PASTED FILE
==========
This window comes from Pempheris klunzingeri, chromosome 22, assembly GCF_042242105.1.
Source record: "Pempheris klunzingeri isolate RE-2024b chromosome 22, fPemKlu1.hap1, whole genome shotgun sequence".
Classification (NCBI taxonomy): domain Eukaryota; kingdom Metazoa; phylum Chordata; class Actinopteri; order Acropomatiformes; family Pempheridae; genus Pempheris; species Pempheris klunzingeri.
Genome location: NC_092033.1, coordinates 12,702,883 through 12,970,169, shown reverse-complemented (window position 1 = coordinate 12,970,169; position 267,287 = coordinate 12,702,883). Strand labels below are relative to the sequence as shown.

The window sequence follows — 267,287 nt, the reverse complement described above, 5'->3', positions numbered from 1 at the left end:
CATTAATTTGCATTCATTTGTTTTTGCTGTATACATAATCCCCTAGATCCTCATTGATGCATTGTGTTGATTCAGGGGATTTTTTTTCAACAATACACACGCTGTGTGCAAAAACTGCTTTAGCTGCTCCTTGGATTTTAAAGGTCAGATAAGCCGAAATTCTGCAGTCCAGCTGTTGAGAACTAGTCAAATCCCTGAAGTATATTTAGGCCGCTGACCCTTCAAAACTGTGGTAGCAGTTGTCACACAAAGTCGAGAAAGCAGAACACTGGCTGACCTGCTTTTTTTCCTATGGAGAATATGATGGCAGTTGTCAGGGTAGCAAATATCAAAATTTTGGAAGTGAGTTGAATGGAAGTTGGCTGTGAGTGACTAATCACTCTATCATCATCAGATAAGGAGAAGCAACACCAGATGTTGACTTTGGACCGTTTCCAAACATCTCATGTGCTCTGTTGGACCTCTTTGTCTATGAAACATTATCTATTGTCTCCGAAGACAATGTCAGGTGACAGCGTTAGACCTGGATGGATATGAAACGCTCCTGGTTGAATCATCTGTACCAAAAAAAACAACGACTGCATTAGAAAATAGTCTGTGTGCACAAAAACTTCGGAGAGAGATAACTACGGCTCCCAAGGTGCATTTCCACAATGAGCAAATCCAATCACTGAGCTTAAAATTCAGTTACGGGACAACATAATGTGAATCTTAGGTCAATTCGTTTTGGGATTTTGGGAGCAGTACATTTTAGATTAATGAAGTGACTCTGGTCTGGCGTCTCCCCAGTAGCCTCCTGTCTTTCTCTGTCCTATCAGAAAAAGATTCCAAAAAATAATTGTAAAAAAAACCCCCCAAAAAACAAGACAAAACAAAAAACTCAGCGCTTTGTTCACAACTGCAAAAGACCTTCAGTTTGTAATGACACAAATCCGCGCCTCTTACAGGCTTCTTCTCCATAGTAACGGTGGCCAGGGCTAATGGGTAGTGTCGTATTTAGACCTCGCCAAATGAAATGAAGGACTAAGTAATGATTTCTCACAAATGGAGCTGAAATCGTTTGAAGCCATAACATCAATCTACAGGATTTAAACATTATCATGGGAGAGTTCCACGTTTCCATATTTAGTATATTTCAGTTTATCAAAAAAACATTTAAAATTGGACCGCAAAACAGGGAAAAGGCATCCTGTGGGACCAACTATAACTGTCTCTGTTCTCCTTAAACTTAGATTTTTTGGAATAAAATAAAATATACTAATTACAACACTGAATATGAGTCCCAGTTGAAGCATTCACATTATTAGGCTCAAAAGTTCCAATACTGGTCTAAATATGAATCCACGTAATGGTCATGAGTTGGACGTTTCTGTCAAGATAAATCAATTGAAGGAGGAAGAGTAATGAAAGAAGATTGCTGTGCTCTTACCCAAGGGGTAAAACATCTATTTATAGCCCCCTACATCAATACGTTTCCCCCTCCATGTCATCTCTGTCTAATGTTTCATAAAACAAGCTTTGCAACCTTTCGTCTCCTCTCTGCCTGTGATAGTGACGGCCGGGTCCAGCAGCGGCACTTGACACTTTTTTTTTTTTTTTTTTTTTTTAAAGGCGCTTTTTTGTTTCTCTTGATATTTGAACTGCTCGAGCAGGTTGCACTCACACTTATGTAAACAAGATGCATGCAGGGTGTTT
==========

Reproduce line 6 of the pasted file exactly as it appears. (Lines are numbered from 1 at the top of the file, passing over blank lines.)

CATTAATTTGCATTCATTTGTTTTTGCTGTATACATAATCCCCTAGATCCTCATTGATGCATTGTGTTGATTCAGGGGATTTTTTTTCAACAATACACACGCTGTGTGCAAAAACTGCTTTAGCTGCTCCTTGGATTTTAAAGGTCAGATAAGCCGAAATTCTGCAGTCCAGCTGTTGAGAACTAGTCAAATCCCTGAAGTATATTTAGGCCGCTGACCCTTCAAAACTGTGGTAGCAGTTGTCACACAAAGTCGAGAAAGCAGAACACTGGCTGACCTGCTTTTTTTCCTATGGAGAATATGATGGCAGTTGTCAGGGTAGCAAATATCAAAATTTTGGAAGTGAGTTGAATGGAAGTTGGCTGTGAGTGACTAATCACTCTATCATCATCAGATAAGGAGAAGCAACACCAGATGTTGACTTTGGACCGTTTCCAAACATCTCATGTGCTCTGTTGGACCTCTTTGTCTATGAAACATTATCTATTGTCTCCGAAGACAATGTCAGGTGACAGCGTTAGACCTGGATGGATATGAAACGCTCCTGGTTGAATCATCTGTACCAAAAAAAACAACGACTGCATTAGAAAATAGTCTGTGTGCACAAAAACTTCGGAGAGAGATAACTACGGCTCCCAAGGTGCATTTCCACAATGAGCAAATCCAATCACTGAGCTTAAAATTCAGTTACGGGACAACATAATGTGAATCTTAGGTCAATTCGTTTTGGGATTTTGGGAGCAGTACATTTTAGATTAATGAAGTGACTCTGGTCTGGCGTCTCCCCAGTAGCCTCCTGTCTTTCTCTGTCCTATCAGAAAAAGATTCCAAAAAATAATTGTAAAAAAAACCCCCCAAAAAACAAGACAAAACAAAAAACTCAGCGCTTTGTTCACAACTGCAAAAGACCTTCAGTTTGTAATGACACAAATCCGCGCCTCTTACAGGCTTCTTCTCCATAGTAACGGTGGCCAGGGCTAATGGGTAGTGTCGTATTTAGACCTCGCCAAATGAAATGAAGGACTAAGTAATGATTTCTCACAAATGGAGCTGAAATCGTTTGAAGCCATAACATCAATCTACAGGATTTAAACATTATCATGGGAGAGTTCCACGTTTCCATATTTAGTATATTTCAGTTTATCAAAAAAACATTTAAAATTGGACCGCAAAACAGGGAAAAGGCATCCTGTGGGACCAACTATAACTGTCTCTGTTCTCCTTAAACTTAGATTTTTTGGAATAAAATAAAATATACTAATTACAACACTGAATATGAGTCCCAGTTGAAGCATTCACATTATTAGGCTCAAAAGTTCCAATACTGGTCTAAATATGAATCCACGTAATGGTCATGAGTTGGACGTTTCTGTCAAGATAAATCAATTGAAGGAGGAAGAGTAATGAAAGAAGATTGCTGTGCTCTTACCCAAGGGGTAAAACATCTATTTATAGCCCCCTACATCAATACGTTTCCCCCTCCATGTCATCTCTGTCTAATGTTTCATAAAACAAGCTTTGCAACCTTTCGTCTCCTCTCTGCCTGTGATAGTGACGGCCGGGTCCAGCAGCGGCACTTGACACTTTTTTTTTTTTTTTTTTTTTTTAAAGGCGCTTTTTTGTTTCTCTTGATATTTGAACTGCTCGAGCAGGTTGCACTCACACTTATGTAAACAAGATGCATGCAGGGTGTTT